By Mohammed Iqbal,
Many of us know that we need to have clean drinking water. But, on average, drinking water only accounts for about 3% of the water we use in a day. What about the other 97% of the water we use for other purposes, like bathing, cleaning and washing?
Studies have proven that hard water can cause a range of issues on the quality of your hair, skin and general health. If you’ve ever had a shower and noticed your skin is really dry afterwards, it’s probably because your shower water was hard.
This is because hard water is filled with salts that are harmful to your skin and hair, as a result of inadequate processing before your water reaches your tap. Even if you get a water quality report claiming your water is clean, these reports are conducted on water from your local municipality. There is no way of knowing how your water has been affected in transit from there to your home. For example, the pipes that bring your water may leak heavy metals like arsenic and lead, and you wouldn’t know.
The truth is, most of us don’t think twice about the journey our water takes to reach our homes. Whether we drink it or use it for showers, we just know that we open a tap and it pours out. Maybe we will also consider that it comes through the pipes in our home. But, from the source to your tap, there are a number of factors that affect the quality of even your non-drinking water.
What is the water source?
Tap water can come from bore wells or metro water. A bore well is a deep well that burrows into an aquifers, or a layer of underground rock, rock fractures or unconsolidated material where water is trapped under pressure. Since this water comes from the ground, it is untreated and can be very hard. If you have a borewell and you notice your skin is dry after your shower, this might be why.
Metro water in bigger cities often comes from lakes, rivers or reservoirs. Coastal cities have also developed plants that harness ocean water now. This water tends to be softer than water from borewells, but it’s still not safe for you to use. This is why the water then goes through treatment.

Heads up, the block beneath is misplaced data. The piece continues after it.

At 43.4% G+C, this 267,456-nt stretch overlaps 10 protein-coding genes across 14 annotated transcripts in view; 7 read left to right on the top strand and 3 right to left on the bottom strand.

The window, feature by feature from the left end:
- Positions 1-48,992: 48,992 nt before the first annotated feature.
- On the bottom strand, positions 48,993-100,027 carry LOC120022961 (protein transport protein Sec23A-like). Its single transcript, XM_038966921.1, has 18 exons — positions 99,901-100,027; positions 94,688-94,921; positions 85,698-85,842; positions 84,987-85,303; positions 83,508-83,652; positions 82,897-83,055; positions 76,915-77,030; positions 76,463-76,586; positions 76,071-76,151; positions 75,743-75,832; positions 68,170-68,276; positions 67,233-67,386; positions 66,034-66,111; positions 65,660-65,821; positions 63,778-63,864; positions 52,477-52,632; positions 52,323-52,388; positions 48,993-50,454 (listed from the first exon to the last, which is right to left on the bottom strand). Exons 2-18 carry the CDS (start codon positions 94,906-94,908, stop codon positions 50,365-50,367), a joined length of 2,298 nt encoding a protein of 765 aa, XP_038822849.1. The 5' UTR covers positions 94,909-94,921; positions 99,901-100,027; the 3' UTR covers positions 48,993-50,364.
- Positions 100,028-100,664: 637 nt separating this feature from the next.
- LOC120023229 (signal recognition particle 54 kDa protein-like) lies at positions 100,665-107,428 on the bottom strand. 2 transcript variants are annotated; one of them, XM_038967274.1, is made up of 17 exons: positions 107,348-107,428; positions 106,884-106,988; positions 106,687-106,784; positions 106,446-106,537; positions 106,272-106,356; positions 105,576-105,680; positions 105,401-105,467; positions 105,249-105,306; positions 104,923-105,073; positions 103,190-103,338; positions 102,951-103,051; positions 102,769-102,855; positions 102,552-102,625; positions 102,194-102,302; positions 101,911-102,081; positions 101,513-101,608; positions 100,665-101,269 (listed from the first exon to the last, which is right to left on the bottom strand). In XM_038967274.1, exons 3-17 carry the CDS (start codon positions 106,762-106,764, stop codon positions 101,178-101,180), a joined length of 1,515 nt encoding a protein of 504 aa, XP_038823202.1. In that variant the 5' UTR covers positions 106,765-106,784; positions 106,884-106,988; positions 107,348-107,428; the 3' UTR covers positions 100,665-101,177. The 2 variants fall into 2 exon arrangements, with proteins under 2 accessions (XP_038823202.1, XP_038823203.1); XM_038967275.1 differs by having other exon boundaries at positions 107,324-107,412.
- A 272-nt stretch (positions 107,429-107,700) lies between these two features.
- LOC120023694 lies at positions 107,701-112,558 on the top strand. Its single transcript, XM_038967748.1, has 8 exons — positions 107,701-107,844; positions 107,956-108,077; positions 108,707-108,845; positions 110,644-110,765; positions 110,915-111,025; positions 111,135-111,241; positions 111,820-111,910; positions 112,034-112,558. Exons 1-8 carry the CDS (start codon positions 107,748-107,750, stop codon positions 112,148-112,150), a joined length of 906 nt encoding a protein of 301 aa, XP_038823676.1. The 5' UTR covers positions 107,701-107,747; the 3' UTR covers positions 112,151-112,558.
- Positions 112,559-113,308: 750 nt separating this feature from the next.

How raw water is made suitable for home consumption?
The bulk of the work to make water safe happens in filtration and disinfection plants. These plants often use chlorination to remove pollutants from the water and keep any bacteria from growing in it. You may have seen tankers carrying around water that has gone through this treatment. This can sometimes add colour and a strange odour to your water.
Once the municipal corporation processes the water from its source, it then sends this water to homes, offices and workplaces through a network of pipes and pumping stations. These pipes are spread across cities and extend over hundreds of kilometres.
In the areas that don’t have the infrastructure to support these pipes, tankers deliver the water instead.
Why is my tap water hard?
India as a country faces problems with water quality and is now facing problems with water availability, as well. Because rivers and lakes have become dumping yards for garbage and litter, their water has become far more difficult and more expensive to process. This has reduced the overall water supply that we can get at our homes.
Over time, pollution has increased in the air and water. The plants that process this water quite often also don’t support the latest technology for purifying and processing water. There are more pollutants, so there should be more filtration as well, but not all cities have adjusted yet.
So, after going through a rough journey from source to treatment to dispersion, it’s no surprise that the water that reaches our homes is most often unfit and unhealthy for direct use. Borewell water is filled with harsh hard-water salts, and the treatment process just makes the water heavily chlorinated, without removing the hard-water salts, sediments and other impurities.
Companies such as WaterScience have made easy solutions that we can use called shower and tap filters. These can be directly installed into your shower heads, taps, geysers and hand showers to condition the hardness of water and reduce their damaging effects on our overall health.
We don’t think twice when we need to filter water for drinking, so why don’t we show the same care for our hair and skin?
(The author is Co-Founder, Head of Global Business & Strategy, WaterScience. Views expressed are personal and do not reflect the official position or policy of the Financial Express Online.)